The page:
• Box Office

China Box Office July 3, 2022

China is positioning itself as a leader of cultural influence, and it learned its lessons from Hollywood, according to Erich Schwartzel in his book “Red Carpet: Hollywood, China, and the Global Battle for Cultural Supremacy”. Schwartzel writes about a meeting in 2008 of Chinese executives and Hollywood leaders in Los Angeles. The Chinese were there to learn how Hollywood does business and the industry leaders were anxious to teach them. Studio executives talked about the history of their companies, agents talked about managing movie stars, independent producers talked about structuring financing, and an MPA representative explained how lobbing works on behalf of the industry. Presumably, the end game for the eager Hollywood executives was for increased Chinese financing and co-productions, more films released in that market, the establishment of more theme parks in China, etc.

However, what happened is that China learned the lessons all too well. A modern, sophisticated film industry was established and funded in the country, Hollywood product was even more limited, and Chinese filmmakers started producing their own blockbusters to a receptive local audience.

Covid lockdowns have complicated the landscape. China lost its place as the world’s biggest movie territory with its zero-covid strategy and forced quarantines. But the strategy will still be in place once the country emerges from Covid.

Now, as restrictions are being relaxed and more cinemas have reopened, the one big recent Hollywood release, Jurassic Park: Dominion, crossed the $100 million mark in China in a couple of weeks but did not hold its first position at the box office for more than two weekends.

For the weekend of July 1-3, Lighting Up the Stars, a Chinese film that opened last weekend after a week of previews, stayed at No. 1, earning $118.76 million in 10 days of release, with $43.97 million over the three-day weekend. The film is directed by Liu Jiangjjiang and tells the story of a funeral director (Zhu Yilong) and a young girl (Yang Enyou) who become friends once he gets out of prison. The film’s release was held from its planned opening in April for Covid reasons.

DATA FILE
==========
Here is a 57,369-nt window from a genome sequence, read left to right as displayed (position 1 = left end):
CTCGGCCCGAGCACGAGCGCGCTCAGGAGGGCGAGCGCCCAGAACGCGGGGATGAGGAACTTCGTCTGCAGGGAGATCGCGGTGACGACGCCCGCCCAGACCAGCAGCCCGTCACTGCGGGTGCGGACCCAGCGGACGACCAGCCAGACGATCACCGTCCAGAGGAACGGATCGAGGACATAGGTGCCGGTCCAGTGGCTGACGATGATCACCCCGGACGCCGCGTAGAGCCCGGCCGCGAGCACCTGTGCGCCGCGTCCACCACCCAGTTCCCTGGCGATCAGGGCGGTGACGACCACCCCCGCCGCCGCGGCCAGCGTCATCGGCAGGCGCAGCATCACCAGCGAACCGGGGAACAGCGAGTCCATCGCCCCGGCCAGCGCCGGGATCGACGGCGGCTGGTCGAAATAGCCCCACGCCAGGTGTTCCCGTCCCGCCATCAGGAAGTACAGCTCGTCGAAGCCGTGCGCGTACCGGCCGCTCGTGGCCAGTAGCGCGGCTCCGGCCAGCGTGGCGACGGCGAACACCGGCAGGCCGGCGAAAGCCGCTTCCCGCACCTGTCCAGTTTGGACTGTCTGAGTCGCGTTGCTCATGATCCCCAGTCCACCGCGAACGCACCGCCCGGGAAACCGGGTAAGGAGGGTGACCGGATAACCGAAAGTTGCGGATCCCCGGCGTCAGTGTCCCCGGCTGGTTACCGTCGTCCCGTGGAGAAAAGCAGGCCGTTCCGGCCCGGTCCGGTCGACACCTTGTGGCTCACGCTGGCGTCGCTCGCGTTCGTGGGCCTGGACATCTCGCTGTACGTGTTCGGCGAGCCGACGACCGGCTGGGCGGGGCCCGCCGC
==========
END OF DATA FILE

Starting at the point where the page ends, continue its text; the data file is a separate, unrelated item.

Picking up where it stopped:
JWD fell far behind at No. 2 grossing $9.65 million over the weekend, with $132.05 million in 24 days.

In third place is the new release Ode to the Spring, a film about the people in Wuhan when the pandemic broke out in that city in 2020. It is directed by Yue Dong, Xiaozhi Rao, and Yusheng Tian and stars Dongyu Zhou, Fang Yin, and Li Lin. It grossed $2.71 million within 3 days of release.

The Japanese film Doraemon: Nobita’s Little Star Wars 2021, came in at No. 4. The animated space opera parody of Star Wars, No. 41 in the Doraemon series, and a remake of the 1985 Doraemon: Nobita’s Little Star Wars, grossed $0.79 million over the weekend with a total of $13.47 in 37 days of release.

Chinese drama One Week Friends comes in at No. 5 earning $16.05 million in 16 days of release, with $1.19 million over the weekend. This is another youth romance about a young woman whose amnesia only allows her one week’s memory.

The Chinese serial killer murder mystery Detective vs. Sleuths, whose April release was postponed due to the pandemic, is No. 6 on the list in previews, set to officially open on July 8. The story is set in Hong Kong and stars Sean Lau, Raymond Lam, and Carman Lee Yeuk-tung, and is written and directed by Wai Ka-fai. It has made under half a million dollars so far.

The Stones, a Chinese sci-fi animated movie is No. 7, also in previews. Captain Qomolangma, a Chinese documentary, came in at No. 8 with $ 0.34 million in 2 days of release, Fantastic Beasts: The Secrets of Dumbledore is No. 9 with $28.9 million in 87 days of release, and Chinese action film Chen Zhen rounds out the top ten with $0.2 million in 19 days of release.

So far no other Hollywood films have received release dates in China.